The UK’s decision in November 2016 to refuse a visa for Paris Saint-Germain footballer Serge Aurier, denying him from playing in a crucial Champions League match against Arsenal in London, is a timely reminder to employers and international travellers about visa restrictions and the need for advance planning.
Many countries, including the UK, have a rigid immigration system with little or no discretion. The same rules apply to all applicants regardless of their international profile or that of the business they work for, their salary or status. Last September, Mr Aurier, a regular for the Ivory Coast national team, was sentenced by French authorities to two months in prison after he was found guilty of an assault against a police officer. He appealed the verdict, so has been free to play for PSG while he waits for the appeal decision. Although he was initially granted a visa to travel to London, the Home Office revoked it at the last minute due to his conviction.
The impact of a criminal record
There are set rules for all visitors to the UK, including business travellers and tourists, relating to prior criminal convictions. They apply to both “visa nationals” – citizens of a number of designated countries including India, China and other countries in Asia, the Middle East and Africa who are required to apply for a formal visit visa before travelling to the UK – and to citizens of other countries like USA, Canada and some Commonwealth countries who visit the UK on their passport without needing a visa.
Anyone with a criminal conviction resulting in a sentence of imprisonment of at least four years at any time in their life, a jail sentence of between 12 months and four years during the previous 10 years, or a jail sentence of up to 12 months during the previous five years will be automatically refused entry. The use of false representations or documents, or previous breaches of UK immigration laws, will also lead to an automatic refusal.
As was the case for Mr Aurier, it is irrelevant whether the applicant actually spent any time in jail – it is the sentence that is important. That test will also apply even if the conviction(s) has lapsed or has been wiped from the applicant’s overseas record.
In most cases, travellers will also be denied a visa or entry to the UK for any criminal conviction – even a non-custodial sentence – imposed during the 12 months before applying. Convictions will appear on an applicant’s criminal record, but do not include fixed penalty notices like a speeding or parking ticket outside of a court process and where the fine is paid on time.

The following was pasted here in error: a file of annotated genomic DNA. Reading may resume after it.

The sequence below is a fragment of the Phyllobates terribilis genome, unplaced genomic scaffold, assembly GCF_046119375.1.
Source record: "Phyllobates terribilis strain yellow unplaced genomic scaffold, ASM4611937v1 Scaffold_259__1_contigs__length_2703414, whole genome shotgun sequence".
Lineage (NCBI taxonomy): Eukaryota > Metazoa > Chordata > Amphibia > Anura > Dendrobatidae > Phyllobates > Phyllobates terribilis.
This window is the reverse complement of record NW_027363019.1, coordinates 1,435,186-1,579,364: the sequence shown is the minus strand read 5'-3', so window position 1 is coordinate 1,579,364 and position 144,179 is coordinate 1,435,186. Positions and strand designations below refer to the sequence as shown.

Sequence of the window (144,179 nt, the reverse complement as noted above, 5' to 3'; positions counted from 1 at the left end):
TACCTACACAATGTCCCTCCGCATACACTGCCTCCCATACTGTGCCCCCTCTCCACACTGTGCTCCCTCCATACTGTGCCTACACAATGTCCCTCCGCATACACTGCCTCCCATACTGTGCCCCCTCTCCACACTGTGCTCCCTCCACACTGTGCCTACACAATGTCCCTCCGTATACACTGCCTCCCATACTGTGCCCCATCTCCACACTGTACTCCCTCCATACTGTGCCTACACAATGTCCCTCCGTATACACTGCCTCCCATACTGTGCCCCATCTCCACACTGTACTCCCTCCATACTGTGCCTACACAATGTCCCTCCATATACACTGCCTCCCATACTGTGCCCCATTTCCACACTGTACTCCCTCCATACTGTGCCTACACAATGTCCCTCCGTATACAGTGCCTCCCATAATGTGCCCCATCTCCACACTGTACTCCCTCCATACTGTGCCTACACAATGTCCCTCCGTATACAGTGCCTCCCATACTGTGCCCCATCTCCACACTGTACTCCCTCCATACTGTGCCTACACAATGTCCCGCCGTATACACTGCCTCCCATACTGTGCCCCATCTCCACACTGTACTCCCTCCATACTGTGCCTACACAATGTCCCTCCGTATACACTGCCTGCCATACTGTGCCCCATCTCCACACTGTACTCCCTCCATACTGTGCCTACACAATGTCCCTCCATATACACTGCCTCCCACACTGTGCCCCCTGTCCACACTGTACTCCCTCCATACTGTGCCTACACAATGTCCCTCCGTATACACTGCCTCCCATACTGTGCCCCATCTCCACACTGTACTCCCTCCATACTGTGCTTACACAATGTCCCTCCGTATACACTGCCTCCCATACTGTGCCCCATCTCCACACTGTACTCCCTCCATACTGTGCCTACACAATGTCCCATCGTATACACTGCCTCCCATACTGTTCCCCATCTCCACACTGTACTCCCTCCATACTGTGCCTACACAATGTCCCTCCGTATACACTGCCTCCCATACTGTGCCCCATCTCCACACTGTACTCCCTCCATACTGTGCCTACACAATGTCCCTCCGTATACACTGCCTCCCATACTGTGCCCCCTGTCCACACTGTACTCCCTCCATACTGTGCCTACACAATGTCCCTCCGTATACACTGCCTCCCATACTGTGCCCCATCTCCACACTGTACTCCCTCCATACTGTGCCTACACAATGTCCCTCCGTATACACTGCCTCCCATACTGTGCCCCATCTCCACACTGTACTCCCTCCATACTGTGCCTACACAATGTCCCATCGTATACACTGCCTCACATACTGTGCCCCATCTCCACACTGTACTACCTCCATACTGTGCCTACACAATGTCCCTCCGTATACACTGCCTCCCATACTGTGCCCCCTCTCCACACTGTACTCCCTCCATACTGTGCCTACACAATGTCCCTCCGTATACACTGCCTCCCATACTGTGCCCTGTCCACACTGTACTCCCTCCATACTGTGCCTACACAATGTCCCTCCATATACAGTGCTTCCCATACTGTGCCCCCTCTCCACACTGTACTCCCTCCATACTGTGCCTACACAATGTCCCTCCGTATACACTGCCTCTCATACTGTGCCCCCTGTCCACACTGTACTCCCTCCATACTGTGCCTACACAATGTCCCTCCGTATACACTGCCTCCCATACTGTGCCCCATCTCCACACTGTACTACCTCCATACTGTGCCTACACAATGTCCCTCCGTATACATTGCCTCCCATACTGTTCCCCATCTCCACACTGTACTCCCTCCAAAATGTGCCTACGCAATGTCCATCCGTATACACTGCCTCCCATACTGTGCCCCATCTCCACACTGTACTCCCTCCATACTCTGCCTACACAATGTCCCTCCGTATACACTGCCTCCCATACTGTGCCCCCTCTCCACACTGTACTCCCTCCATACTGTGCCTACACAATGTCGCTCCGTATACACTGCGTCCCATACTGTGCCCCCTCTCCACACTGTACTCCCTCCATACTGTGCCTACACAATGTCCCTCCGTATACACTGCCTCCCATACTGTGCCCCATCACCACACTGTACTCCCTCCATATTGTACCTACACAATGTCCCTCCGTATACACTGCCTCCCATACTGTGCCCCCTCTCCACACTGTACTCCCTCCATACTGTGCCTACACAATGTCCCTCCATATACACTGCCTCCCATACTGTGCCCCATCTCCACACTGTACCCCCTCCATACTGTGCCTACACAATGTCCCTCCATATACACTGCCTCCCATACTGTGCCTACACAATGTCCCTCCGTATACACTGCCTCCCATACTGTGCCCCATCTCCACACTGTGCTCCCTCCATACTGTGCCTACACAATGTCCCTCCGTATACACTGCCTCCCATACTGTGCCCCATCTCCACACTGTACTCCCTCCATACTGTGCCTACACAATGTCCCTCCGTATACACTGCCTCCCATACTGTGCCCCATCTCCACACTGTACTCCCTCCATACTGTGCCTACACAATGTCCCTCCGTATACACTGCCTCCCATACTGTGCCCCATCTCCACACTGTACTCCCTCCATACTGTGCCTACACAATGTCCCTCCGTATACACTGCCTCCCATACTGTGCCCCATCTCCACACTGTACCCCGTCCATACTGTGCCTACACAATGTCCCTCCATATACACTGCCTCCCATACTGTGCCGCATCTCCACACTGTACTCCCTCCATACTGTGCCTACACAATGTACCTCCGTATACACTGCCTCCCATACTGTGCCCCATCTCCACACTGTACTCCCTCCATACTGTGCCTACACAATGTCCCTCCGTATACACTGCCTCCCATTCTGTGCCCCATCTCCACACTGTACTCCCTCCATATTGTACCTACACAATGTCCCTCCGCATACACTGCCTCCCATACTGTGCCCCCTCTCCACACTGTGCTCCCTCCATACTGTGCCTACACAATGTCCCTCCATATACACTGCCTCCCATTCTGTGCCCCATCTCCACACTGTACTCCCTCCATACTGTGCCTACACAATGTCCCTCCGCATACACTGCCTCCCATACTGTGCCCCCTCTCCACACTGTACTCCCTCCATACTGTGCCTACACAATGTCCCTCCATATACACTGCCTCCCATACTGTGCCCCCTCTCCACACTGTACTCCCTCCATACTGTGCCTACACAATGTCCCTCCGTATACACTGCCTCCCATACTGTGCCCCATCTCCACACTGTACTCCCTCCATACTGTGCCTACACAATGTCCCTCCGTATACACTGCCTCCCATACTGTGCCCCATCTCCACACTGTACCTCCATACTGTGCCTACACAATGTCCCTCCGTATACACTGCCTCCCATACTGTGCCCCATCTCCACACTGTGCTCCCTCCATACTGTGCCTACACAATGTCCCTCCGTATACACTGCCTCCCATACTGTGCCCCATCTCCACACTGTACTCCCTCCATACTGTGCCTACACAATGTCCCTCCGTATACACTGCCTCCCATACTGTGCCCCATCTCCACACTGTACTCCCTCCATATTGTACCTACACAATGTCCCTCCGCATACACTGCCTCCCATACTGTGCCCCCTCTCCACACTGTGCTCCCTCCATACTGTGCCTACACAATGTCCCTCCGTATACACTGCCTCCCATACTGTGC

Business visitors to the UK can also face challenge over their proposed activities while in the UK. For example, visitors can attend business meetings, negotiate or sign contracts, attend conferences or interview new hires, but cannot perform any productive work. In this context, “work” includes providing services or selling products to UK clients or filling a gap in the UK workforce. Border officials have discretion to challenge anyone they feel might step over the line from visiting to working, and often the amount of cumulative UK stay can lead to an inference of work.
Advanced planning will reduce the risk of unexpected surprises for businesses and frequent travellers.
- Leave enough time before the trip to assess criminal record, proposed UK activities, duration of UK stay and to apply for an appropriate visa.
- Arrange for the overseas employer and/or the inviting UK business to provide supporting letters confirming the purpose and dates of the trip, an itinerary for the trip and confirmation of who will be picking up the cost of the trip. Those letters, together with evidence of finances like recent payslips, evidence of UK accommodation and a return ticket already booked, are helpful items for the traveller to hold on their person in case of challenge.
- Many frequent travellers to the UK from eligible countries have signed up for the Registered Traveller service, which provides fast-track entry through airport e-gates or UK/EU lines. The scheme has just been expanded in November 2016 to cover citizens of 16 more countries.
With global security concerns leading to greater visa restrictions – for example, the EU has just proposed a new US-style electronic pre-screening programme for non-EU visitors to the Schengen area – early preparation and collaboration between HR teams and employees is essential to get travellers where they need to be.
This article was previously published in HR Review